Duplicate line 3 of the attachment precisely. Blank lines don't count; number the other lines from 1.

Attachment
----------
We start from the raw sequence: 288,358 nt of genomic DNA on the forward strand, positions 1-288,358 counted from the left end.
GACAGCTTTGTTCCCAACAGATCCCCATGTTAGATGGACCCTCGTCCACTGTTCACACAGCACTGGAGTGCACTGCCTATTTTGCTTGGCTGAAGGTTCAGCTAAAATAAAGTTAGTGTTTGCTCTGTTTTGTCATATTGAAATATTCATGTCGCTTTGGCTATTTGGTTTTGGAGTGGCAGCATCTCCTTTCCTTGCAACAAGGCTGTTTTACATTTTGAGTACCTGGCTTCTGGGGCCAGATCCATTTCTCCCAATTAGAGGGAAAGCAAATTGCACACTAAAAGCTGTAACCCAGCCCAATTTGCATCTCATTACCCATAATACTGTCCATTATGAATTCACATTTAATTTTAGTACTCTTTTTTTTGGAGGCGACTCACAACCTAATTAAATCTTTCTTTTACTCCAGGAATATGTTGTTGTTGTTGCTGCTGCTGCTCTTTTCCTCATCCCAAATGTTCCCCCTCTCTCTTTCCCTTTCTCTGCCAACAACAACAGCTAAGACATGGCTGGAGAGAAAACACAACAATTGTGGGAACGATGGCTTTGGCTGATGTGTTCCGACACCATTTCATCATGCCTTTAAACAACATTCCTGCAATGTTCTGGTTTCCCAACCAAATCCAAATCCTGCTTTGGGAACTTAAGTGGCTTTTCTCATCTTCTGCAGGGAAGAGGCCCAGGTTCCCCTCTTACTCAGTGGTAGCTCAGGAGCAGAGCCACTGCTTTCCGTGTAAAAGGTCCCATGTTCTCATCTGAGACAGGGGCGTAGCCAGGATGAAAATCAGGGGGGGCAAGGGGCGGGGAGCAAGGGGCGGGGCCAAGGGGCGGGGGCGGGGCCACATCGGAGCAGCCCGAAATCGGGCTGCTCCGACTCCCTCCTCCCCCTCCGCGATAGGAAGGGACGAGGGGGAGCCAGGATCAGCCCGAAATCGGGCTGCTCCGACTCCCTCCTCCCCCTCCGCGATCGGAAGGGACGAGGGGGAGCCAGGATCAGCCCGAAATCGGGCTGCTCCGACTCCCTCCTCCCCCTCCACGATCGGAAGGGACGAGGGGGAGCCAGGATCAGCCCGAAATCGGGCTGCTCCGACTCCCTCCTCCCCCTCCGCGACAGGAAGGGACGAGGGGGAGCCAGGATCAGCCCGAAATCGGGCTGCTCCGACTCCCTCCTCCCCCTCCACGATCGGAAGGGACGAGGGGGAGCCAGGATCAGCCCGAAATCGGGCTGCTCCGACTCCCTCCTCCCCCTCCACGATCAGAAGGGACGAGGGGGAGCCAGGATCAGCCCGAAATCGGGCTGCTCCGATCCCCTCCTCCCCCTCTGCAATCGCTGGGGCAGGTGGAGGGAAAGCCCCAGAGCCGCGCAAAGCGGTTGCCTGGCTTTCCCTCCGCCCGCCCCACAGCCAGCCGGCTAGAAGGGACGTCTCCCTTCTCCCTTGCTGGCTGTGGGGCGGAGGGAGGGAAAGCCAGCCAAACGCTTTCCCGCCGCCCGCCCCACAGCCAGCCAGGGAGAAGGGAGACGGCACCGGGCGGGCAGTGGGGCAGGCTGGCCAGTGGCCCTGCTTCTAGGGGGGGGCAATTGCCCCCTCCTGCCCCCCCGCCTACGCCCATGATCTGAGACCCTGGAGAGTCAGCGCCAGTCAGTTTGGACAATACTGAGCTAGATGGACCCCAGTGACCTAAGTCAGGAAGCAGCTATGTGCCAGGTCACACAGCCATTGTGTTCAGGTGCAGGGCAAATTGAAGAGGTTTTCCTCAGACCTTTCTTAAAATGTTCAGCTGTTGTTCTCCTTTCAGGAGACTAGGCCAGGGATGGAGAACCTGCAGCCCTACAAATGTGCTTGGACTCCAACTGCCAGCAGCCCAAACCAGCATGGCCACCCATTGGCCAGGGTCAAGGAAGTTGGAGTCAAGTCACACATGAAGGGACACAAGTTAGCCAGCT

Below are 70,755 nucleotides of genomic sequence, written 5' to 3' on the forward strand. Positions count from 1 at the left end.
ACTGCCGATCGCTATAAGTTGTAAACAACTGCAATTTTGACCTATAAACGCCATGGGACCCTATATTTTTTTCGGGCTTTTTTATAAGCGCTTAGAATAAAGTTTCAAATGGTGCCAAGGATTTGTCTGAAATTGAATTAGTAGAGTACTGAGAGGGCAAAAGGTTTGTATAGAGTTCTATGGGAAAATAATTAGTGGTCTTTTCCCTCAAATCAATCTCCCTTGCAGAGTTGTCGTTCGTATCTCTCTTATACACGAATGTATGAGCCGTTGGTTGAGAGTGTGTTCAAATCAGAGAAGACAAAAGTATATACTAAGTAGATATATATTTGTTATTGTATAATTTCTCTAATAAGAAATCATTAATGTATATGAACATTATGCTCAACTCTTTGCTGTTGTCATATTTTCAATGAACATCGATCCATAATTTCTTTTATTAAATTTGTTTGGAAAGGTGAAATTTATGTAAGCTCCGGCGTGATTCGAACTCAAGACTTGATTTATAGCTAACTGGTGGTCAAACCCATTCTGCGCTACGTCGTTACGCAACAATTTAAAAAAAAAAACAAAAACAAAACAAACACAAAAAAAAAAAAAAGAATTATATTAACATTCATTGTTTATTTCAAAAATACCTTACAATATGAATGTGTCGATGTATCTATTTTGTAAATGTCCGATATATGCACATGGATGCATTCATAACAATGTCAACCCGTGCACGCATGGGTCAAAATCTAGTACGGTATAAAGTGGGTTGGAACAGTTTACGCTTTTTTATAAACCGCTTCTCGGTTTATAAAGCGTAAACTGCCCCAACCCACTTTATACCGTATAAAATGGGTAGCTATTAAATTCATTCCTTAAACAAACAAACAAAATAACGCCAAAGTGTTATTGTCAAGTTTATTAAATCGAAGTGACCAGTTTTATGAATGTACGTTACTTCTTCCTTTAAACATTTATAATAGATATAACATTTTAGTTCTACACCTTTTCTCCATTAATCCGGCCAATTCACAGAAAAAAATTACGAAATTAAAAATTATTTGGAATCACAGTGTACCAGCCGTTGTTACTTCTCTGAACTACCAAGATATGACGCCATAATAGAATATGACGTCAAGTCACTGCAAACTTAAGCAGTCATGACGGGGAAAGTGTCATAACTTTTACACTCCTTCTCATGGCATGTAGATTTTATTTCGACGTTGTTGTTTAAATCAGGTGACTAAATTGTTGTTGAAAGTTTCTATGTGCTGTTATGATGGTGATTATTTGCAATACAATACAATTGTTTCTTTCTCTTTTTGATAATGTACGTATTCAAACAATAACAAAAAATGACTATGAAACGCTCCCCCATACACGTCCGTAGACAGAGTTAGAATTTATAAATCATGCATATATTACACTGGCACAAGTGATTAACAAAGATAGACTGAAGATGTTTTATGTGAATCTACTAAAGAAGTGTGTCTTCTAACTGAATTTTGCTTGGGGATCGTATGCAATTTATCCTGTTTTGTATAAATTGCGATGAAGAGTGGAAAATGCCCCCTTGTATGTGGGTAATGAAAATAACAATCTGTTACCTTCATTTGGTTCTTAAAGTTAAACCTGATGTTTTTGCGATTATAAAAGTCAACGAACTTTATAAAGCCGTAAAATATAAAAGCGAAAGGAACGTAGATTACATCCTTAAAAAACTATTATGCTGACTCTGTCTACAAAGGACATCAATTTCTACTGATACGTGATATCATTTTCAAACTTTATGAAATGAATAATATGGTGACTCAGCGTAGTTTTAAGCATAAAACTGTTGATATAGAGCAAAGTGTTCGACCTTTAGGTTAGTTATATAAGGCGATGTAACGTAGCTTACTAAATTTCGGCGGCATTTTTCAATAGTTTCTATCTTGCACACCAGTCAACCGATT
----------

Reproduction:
Below are 70,755 nucleotides of genomic sequence, written 5' to 3' on the forward strand. Positions count from 1 at the left end.